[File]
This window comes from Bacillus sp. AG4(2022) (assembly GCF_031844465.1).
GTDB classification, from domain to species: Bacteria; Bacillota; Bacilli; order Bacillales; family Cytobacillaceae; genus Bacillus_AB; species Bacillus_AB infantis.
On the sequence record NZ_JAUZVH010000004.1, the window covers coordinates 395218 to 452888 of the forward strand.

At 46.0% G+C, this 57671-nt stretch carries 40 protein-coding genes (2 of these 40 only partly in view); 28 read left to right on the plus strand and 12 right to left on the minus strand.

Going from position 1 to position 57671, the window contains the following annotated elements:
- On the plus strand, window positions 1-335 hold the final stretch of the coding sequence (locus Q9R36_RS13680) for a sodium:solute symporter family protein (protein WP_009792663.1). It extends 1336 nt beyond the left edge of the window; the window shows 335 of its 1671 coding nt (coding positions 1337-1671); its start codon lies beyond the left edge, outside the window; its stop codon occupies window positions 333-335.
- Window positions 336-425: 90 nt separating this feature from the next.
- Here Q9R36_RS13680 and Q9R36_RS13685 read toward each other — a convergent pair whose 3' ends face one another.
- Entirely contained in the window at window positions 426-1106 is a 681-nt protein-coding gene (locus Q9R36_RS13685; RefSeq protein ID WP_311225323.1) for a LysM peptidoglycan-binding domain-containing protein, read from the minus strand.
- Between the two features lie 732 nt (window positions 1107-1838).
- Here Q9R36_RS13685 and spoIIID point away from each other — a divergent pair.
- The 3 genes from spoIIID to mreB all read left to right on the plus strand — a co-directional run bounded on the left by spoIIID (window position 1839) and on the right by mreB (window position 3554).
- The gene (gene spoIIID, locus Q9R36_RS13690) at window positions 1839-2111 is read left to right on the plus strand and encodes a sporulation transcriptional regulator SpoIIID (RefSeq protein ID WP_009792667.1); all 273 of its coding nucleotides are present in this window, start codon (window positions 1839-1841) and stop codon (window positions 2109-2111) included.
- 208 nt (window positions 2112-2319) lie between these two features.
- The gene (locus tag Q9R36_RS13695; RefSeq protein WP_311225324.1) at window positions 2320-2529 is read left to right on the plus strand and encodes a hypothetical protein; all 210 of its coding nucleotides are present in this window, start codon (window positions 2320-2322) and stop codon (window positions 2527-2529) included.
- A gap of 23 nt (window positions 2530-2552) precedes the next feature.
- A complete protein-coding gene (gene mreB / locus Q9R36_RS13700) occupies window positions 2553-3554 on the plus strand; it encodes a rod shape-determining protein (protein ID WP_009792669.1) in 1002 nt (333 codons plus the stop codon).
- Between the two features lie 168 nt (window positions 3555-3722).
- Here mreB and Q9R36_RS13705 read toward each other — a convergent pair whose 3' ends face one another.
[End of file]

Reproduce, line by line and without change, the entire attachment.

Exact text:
This window comes from Bacillus sp. AG4(2022) (assembly GCF_031844465.1).
GTDB classification, from domain to species: Bacteria; Bacillota; Bacilli; order Bacillales; family Cytobacillaceae; genus Bacillus_AB; species Bacillus_AB infantis.
On the sequence record NZ_JAUZVH010000004.1, the window covers coordinates 395218 to 452888 of the forward strand.

At 46.0% G+C, this 57671-nt stretch carries 40 protein-coding genes (2 of these 40 only partly in view); 28 read left to right on the plus strand and 12 right to left on the minus strand.

Going from position 1 to position 57671, the window contains the following annotated elements:
- On the plus strand, window positions 1-335 hold the final stretch of the coding sequence (locus Q9R36_RS13680) for a sodium:solute symporter family protein (protein WP_009792663.1). It extends 1336 nt beyond the left edge of the window; the window shows 335 of its 1671 coding nt (coding positions 1337-1671); its start codon lies beyond the left edge, outside the window; its stop codon occupies window positions 333-335.
- Window positions 336-425: 90 nt separating this feature from the next.
- Here Q9R36_RS13680 and Q9R36_RS13685 read toward each other — a convergent pair whose 3' ends face one another.
- Entirely contained in the window at window positions 426-1106 is a 681-nt protein-coding gene (locus Q9R36_RS13685; RefSeq protein ID WP_311225323.1) for a LysM peptidoglycan-binding domain-containing protein, read from the minus strand.
- Between the two features lie 732 nt (window positions 1107-1838).
- Here Q9R36_RS13685 and spoIIID point away from each other — a divergent pair.
- The 3 genes from spoIIID to mreB all read left to right on the plus strand — a co-directional run bounded on the left by spoIIID (window position 1839) and on the right by mreB (window position 3554).
- The gene (gene spoIIID, locus Q9R36_RS13690) at window positions 1839-2111 is read left to right on the plus strand and encodes a sporulation transcriptional regulator SpoIIID (RefSeq protein ID WP_009792667.1); all 273 of its coding nucleotides are present in this window, start codon (window positions 1839-1841) and stop codon (window positions 2109-2111) included.
- 208 nt (window positions 2112-2319) lie between these two features.
- The gene (locus tag Q9R36_RS13695; RefSeq protein WP_311225324.1) at window positions 2320-2529 is read left to right on the plus strand and encodes a hypothetical protein; all 210 of its coding nucleotides are present in this window, start codon (window positions 2320-2322) and stop codon (window positions 2527-2529) included.
- A gap of 23 nt (window positions 2530-2552) precedes the next feature.
- A complete protein-coding gene (gene mreB / locus Q9R36_RS13700) occupies window positions 2553-3554 on the plus strand; it encodes a rod shape-determining protein (protein ID WP_009792669.1) in 1002 nt (333 codons plus the stop codon).
- Between the two features lie 168 nt (window positions 3555-3722).
- Here mreB and Q9R36_RS13705 read toward each other — a convergent pair whose 3' ends face one another.